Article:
This story is reminiscent of another encounter between a Jewish man and a foreign woman. When Jesus was traveling through Samaria, He encountered a Samaritan woman drawing water at a well. He struck up a conversation with her, asking her for water. She too, was shocked that this Jewish man would notice her, let alone speak to her. She replied to Jesus, “How is it that you, a Jew, ask for a drink from me, a woman of Samaria?” (For Jews have no dealings with Samaritans)” (John 4:9 ESV). Jews not only viewed Samaritans as foreigners, but as the lowest of the low. They despised them. And yet, here was Jesus, a Jew, asking a Samaritan woman for a drink of water. And just like Boaz, Jesus would go on to show this woman unexpected and undeserved favor, offering her “living water.” Jesus told her, “The water that I will give him will become in him a spring of water welling up to eternal life” (John 4:14 ESV). That woman’s life was radically and permanently changed that day. She became a believer in Jesus Christ and discovered the living water that would remove her unquenchable spiritual thirst once and for all.
Ruth too, was about to have her life changed. She was just beginning to experience what grace and favor look and feel like. She was a foreigner. She was poor and had nothing to offer Boaz by way of payment for his kindness. Not only that, Ruth was a Moabite, and as such, she was looked down upon and despised by the Jews. She was even forbidden to enter the assembly to worship the God of the Jews. This poor woman was destitute, defenseless, despised and in desperate need of mercy. And she would find it in Boaz.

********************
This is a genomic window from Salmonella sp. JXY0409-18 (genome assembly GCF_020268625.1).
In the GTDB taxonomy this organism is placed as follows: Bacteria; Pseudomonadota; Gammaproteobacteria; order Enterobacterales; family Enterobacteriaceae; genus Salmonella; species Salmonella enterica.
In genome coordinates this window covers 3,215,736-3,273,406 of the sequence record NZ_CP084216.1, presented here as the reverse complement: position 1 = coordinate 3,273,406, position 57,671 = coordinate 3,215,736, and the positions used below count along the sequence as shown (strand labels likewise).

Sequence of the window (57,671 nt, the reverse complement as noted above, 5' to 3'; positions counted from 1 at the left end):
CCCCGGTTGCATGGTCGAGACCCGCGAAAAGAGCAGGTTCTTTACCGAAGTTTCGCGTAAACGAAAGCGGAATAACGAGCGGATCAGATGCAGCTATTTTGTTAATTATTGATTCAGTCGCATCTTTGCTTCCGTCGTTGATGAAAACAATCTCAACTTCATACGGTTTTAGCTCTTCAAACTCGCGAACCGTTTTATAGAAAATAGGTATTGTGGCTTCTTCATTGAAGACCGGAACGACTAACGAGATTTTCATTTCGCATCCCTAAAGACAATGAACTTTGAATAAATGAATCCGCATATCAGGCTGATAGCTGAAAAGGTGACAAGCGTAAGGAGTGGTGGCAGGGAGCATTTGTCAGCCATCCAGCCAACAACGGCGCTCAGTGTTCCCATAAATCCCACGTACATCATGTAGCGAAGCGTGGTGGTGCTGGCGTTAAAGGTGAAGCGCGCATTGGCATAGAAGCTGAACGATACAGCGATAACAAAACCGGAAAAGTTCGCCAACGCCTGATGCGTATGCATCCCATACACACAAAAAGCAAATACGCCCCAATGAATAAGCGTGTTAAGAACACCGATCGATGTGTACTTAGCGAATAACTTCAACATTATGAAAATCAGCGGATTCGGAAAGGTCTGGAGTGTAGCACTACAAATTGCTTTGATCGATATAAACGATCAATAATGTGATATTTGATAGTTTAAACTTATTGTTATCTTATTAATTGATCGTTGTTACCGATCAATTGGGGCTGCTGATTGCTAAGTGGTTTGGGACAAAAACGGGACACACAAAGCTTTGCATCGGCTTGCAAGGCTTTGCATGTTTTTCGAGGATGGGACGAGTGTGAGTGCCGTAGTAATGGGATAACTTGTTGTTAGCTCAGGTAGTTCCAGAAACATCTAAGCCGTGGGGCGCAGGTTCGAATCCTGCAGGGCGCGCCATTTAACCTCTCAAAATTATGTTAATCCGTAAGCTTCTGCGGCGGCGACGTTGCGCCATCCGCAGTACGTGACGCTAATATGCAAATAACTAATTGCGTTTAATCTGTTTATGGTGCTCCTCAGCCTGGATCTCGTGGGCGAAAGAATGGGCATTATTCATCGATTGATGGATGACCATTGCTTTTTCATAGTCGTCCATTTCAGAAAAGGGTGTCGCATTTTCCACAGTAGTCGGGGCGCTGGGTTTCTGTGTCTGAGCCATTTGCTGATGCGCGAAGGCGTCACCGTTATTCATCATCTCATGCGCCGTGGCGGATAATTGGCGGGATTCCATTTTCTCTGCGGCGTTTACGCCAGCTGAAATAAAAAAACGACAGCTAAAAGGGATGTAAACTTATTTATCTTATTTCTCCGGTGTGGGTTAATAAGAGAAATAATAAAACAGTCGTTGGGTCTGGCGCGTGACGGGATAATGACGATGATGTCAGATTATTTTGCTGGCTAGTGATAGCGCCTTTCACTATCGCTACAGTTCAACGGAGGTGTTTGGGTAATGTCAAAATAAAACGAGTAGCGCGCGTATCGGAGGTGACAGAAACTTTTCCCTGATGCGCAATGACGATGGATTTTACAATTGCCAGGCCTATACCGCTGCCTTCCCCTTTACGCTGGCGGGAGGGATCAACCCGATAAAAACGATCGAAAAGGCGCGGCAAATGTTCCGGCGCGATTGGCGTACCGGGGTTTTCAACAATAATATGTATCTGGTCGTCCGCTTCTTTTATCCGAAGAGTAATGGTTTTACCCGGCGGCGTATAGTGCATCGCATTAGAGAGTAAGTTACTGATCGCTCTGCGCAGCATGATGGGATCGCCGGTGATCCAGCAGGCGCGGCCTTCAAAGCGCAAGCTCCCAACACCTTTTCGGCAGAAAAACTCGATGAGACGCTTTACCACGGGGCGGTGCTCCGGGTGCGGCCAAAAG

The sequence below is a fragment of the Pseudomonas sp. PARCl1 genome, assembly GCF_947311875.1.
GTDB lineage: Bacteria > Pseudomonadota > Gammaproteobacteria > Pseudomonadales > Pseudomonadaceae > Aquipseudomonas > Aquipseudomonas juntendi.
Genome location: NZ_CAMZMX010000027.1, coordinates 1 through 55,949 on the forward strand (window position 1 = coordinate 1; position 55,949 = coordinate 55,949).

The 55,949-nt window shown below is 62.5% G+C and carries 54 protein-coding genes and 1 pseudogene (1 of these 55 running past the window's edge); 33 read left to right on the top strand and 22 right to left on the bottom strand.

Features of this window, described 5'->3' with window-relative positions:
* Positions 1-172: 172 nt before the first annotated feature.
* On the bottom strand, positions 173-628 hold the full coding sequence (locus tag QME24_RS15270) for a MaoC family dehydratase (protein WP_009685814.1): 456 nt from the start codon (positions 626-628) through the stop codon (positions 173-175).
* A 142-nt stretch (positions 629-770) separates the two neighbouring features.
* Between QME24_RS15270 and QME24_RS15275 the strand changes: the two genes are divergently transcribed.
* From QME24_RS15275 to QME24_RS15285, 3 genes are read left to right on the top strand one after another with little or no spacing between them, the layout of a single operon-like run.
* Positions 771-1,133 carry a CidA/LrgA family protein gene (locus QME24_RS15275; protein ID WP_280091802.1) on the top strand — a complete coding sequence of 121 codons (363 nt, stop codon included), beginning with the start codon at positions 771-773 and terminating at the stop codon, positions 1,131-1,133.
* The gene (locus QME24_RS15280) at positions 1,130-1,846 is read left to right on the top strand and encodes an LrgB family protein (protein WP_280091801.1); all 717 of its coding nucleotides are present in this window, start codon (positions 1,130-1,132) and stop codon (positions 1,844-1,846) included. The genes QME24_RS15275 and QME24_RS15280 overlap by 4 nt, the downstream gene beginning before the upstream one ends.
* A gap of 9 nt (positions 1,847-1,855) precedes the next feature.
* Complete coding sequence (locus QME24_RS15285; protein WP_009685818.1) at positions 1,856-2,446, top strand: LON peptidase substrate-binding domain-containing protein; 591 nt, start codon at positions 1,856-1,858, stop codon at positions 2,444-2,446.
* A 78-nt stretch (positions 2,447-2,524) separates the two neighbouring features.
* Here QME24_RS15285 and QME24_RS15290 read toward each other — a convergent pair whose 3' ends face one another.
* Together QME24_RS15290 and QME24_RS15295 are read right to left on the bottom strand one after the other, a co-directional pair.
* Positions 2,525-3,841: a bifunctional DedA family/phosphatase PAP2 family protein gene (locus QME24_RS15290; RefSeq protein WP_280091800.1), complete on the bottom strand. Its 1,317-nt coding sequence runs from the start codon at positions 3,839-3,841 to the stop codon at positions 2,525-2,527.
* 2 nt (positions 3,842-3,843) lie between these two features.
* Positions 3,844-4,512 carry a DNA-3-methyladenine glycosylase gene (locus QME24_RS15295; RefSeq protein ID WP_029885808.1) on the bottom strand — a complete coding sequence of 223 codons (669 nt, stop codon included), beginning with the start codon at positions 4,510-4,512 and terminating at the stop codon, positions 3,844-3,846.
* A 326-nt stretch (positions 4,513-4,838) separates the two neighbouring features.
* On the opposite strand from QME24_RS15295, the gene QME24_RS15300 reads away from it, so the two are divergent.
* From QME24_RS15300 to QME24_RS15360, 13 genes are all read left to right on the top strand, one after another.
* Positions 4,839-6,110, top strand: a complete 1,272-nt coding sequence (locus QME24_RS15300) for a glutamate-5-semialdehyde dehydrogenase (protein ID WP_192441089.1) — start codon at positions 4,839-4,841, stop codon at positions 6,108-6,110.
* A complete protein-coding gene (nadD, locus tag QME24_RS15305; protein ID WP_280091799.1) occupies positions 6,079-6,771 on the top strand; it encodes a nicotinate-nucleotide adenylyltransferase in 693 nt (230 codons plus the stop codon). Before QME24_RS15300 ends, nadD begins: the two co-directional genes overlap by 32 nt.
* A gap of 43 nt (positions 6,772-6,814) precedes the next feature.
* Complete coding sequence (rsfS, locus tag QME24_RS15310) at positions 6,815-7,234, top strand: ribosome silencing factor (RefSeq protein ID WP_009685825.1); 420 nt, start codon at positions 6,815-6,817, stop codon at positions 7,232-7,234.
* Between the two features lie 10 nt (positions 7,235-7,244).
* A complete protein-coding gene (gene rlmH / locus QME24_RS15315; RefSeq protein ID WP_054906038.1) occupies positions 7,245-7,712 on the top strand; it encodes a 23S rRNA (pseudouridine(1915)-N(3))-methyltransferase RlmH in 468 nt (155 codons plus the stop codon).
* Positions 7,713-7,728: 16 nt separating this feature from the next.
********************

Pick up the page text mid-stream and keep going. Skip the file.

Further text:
As this story unfolds, we will see many similarities between the kindness, grace, and mercy of Boaz and that which we have received from Christ. In fact, Paul reminds us in his letter to the Ephesians, that we were once in a very similar state as that of Ruth.
Don’t forget that you Gentiles used to be outsiders. You were called “uncircumcised heathens” by the Jews, who were proud of their circumcision, even though it affected only their bodies and not their hearts. In those days you were living apart from Christ. You were excluded from citizenship among the people of Israel, and you did not know the covenant promises God had made to them. You lived in this world without God and without hope. But now you have been united with Christ Jesus. Once you were far away from God, but now you have been brought near to him through the blood of Christ. – Ephesians 2:11-13 NLT
The undeserved favor of God. Those of us who know Jesus Christ as our personal Savior have experienced it firsthand. And it is partially the result of Boaz showing favor to Ruth that our Savior was eventually born in Bethlehem, the city of David, as a descendant of Ruth and Boaz. As Boaz showed favor to Ruth, he was actually extending the favor of God to all mankind, paving the way for the arrival of the Messiah and His offer of living water.